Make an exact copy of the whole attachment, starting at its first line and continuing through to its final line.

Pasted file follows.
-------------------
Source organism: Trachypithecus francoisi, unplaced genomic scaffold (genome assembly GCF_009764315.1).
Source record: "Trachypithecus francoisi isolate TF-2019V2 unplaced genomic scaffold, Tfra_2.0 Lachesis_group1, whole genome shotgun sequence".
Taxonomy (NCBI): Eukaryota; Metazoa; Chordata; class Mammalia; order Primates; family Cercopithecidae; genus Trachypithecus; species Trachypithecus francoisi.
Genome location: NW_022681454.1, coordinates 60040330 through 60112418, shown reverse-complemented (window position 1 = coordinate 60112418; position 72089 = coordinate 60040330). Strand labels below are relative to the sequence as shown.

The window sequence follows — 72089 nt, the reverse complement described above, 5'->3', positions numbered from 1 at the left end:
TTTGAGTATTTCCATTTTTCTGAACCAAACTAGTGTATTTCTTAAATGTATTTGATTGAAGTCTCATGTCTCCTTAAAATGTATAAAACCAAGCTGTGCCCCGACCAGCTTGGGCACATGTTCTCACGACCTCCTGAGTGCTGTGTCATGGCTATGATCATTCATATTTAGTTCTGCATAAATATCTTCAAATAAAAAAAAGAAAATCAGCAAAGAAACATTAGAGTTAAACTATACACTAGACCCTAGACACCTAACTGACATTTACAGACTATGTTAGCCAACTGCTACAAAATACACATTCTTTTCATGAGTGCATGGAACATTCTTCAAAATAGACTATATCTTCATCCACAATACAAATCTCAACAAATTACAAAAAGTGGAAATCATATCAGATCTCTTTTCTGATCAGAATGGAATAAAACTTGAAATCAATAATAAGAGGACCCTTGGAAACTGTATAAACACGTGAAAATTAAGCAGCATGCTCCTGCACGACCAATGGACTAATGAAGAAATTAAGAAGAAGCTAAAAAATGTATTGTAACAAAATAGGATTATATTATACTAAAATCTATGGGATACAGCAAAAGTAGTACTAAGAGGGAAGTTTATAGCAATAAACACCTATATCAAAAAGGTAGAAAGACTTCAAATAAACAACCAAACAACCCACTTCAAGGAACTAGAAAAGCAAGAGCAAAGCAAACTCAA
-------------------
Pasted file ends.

Source organism: Trachypithecus francoisi, unplaced genomic scaffold (genome assembly GCF_009764315.1).
Source record: "Trachypithecus francoisi isolate TF-2019V2 unplaced genomic scaffold, Tfra_2.0 Lachesis_group1, whole genome shotgun sequence".
Taxonomy (NCBI): Eukaryota; Metazoa; Chordata; class Mammalia; order Primates; family Cercopithecidae; genus Trachypithecus; species Trachypithecus francoisi.
Genome location: NW_022681454.1, coordinates 60040330 through 60112418, shown reverse-complemented (window position 1 = coordinate 60112418; position 72089 = coordinate 60040330). Strand labels below are relative to the sequence as shown.

The window sequence follows — 72089 nt, the reverse complement described above, 5'->3', positions numbered from 1 at the left end:
TTTGAGTATTTCCATTTTTCTGAACCAAACTAGTGTATTTCTTAAATGTATTTGATTGAAGTCTCATGTCTCCTTAAAATGTATAAAACCAAGCTGTGCCCCGACCAGCTTGGGCACATGTTCTCACGACCTCCTGAGTGCTGTGTCATGGCTATGATCATTCATATTTAGTTCTGCATAAATATCTTCAAATAAAAAAAAGAAAATCAGCAAAGAAACATTAGAGTTAAACTATACACTAGACCCTAGACACCTAACTGACATTTACAGACTATGTTAGCCAACTGCTACAAAATACACATTCTTTTCATGAGTGCATGGAACATTCTTCAAAATAGACTATATCTTCATCCACAATACAAATCTCAACAAATTACAAAAAGTGGAAATCATATCAGATCTCTTTTCTGATCAGAATGGAATAAAACTTGAAATCAATAATAAGAGGACCCTTGGAAACTGTATAAACACGTGAAAATTAAGCAGCATGCTCCTGCACGACCAATGGACTAATGAAGAAATTAAGAAGAAGCTAAAAAATGTATTGTAACAAAATAGGATTATATTATACTAAAATCTATGGGATACAGCAAAAGTAGTACTAAGAGGGAAGTTTATAGCAATAAACACCTATATCAAAAAGGTAGAAAGACTTCAAATAAACAACCAAACAACCCACTTCAAGGAACTAGAAAAGCAAGAGCAAAGCAAACTCAA